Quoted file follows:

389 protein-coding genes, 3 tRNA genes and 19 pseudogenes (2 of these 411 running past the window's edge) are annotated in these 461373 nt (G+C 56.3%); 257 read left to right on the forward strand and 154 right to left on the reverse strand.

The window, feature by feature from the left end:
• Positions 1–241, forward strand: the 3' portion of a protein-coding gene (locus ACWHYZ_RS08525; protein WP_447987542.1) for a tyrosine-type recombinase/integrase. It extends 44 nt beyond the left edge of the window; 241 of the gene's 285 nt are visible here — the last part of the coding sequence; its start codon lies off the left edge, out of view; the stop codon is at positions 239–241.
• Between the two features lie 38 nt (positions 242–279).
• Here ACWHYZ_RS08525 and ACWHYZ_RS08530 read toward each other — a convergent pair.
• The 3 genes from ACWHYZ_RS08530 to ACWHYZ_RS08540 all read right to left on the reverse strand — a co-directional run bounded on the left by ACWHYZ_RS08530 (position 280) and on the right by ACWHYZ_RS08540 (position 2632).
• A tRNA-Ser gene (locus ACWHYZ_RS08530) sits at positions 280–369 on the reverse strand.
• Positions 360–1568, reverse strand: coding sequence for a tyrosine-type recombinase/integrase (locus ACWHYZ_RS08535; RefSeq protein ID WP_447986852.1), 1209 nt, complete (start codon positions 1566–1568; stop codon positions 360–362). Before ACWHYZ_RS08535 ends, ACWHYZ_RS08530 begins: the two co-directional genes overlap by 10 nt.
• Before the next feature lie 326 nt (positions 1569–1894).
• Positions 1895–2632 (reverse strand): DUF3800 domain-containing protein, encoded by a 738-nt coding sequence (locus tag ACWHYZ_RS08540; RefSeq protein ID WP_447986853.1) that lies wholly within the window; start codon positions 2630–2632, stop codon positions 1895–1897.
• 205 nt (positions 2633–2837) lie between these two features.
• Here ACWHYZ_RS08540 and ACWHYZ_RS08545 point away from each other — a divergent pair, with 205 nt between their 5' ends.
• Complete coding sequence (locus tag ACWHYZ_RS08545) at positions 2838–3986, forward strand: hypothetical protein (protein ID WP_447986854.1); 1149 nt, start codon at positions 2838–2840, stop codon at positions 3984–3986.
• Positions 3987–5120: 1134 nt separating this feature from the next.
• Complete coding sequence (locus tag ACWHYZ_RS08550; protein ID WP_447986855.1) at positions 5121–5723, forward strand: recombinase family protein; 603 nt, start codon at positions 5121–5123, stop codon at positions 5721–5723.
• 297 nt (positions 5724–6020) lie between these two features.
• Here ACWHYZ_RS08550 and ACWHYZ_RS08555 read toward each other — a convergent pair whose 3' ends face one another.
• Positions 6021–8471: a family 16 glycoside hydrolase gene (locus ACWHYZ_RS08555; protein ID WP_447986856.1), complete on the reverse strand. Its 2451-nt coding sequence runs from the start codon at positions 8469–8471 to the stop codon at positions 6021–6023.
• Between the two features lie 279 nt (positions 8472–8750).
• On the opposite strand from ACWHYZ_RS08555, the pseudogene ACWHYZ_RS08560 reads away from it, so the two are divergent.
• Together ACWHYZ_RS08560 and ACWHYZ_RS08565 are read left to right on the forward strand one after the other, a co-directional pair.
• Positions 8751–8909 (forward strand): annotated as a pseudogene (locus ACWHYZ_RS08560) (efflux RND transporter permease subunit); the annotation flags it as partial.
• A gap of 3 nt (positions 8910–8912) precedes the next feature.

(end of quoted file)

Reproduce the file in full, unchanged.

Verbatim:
389 protein-coding genes, 3 tRNA genes and 19 pseudogenes (2 of these 411 running past the window's edge) are annotated in these 461373 nt (G+C 56.3%); 257 read left to right on the forward strand and 154 right to left on the reverse strand.

The window, feature by feature from the left end:
• Positions 1–241, forward strand: the 3' portion of a protein-coding gene (locus ACWHYZ_RS08525; protein WP_447987542.1) for a tyrosine-type recombinase/integrase. It extends 44 nt beyond the left edge of the window; 241 of the gene's 285 nt are visible here — the last part of the coding sequence; its start codon lies off the left edge, out of view; the stop codon is at positions 239–241.
• Between the two features lie 38 nt (positions 242–279).
• Here ACWHYZ_RS08525 and ACWHYZ_RS08530 read toward each other — a convergent pair.
• The 3 genes from ACWHYZ_RS08530 to ACWHYZ_RS08540 all read right to left on the reverse strand — a co-directional run bounded on the left by ACWHYZ_RS08530 (position 280) and on the right by ACWHYZ_RS08540 (position 2632).
• A tRNA-Ser gene (locus ACWHYZ_RS08530) sits at positions 280–369 on the reverse strand.
• Positions 360–1568, reverse strand: coding sequence for a tyrosine-type recombinase/integrase (locus ACWHYZ_RS08535; RefSeq protein ID WP_447986852.1), 1209 nt, complete (start codon positions 1566–1568; stop codon positions 360–362). Before ACWHYZ_RS08535 ends, ACWHYZ_RS08530 begins: the two co-directional genes overlap by 10 nt.
• Before the next feature lie 326 nt (positions 1569–1894).
• Positions 1895–2632 (reverse strand): DUF3800 domain-containing protein, encoded by a 738-nt coding sequence (locus tag ACWHYZ_RS08540; RefSeq protein ID WP_447986853.1) that lies wholly within the window; start codon positions 2630–2632, stop codon positions 1895–1897.
• 205 nt (positions 2633–2837) lie between these two features.
• Here ACWHYZ_RS08540 and ACWHYZ_RS08545 point away from each other — a divergent pair, with 205 nt between their 5' ends.
• Complete coding sequence (locus tag ACWHYZ_RS08545) at positions 2838–3986, forward strand: hypothetical protein (protein ID WP_447986854.1); 1149 nt, start codon at positions 2838–2840, stop codon at positions 3984–3986.
• Positions 3987–5120: 1134 nt separating this feature from the next.
• Complete coding sequence (locus tag ACWHYZ_RS08550; protein ID WP_447986855.1) at positions 5121–5723, forward strand: recombinase family protein; 603 nt, start codon at positions 5121–5123, stop codon at positions 5721–5723.
• 297 nt (positions 5724–6020) lie between these two features.
• Here ACWHYZ_RS08550 and ACWHYZ_RS08555 read toward each other — a convergent pair whose 3' ends face one another.
• Positions 6021–8471: a family 16 glycoside hydrolase gene (locus ACWHYZ_RS08555; protein ID WP_447986856.1), complete on the reverse strand. Its 2451-nt coding sequence runs from the start codon at positions 8469–8471 to the stop codon at positions 6021–6023.
• Between the two features lie 279 nt (positions 8472–8750).
• On the opposite strand from ACWHYZ_RS08555, the pseudogene ACWHYZ_RS08560 reads away from it, so the two are divergent.
• Together ACWHYZ_RS08560 and ACWHYZ_RS08565 are read left to right on the forward strand one after the other, a co-directional pair.
• Positions 8751–8909 (forward strand): annotated as a pseudogene (locus ACWHYZ_RS08560) (efflux RND transporter permease subunit); the annotation flags it as partial.
• A gap of 3 nt (positions 8910–8912) precedes the next feature.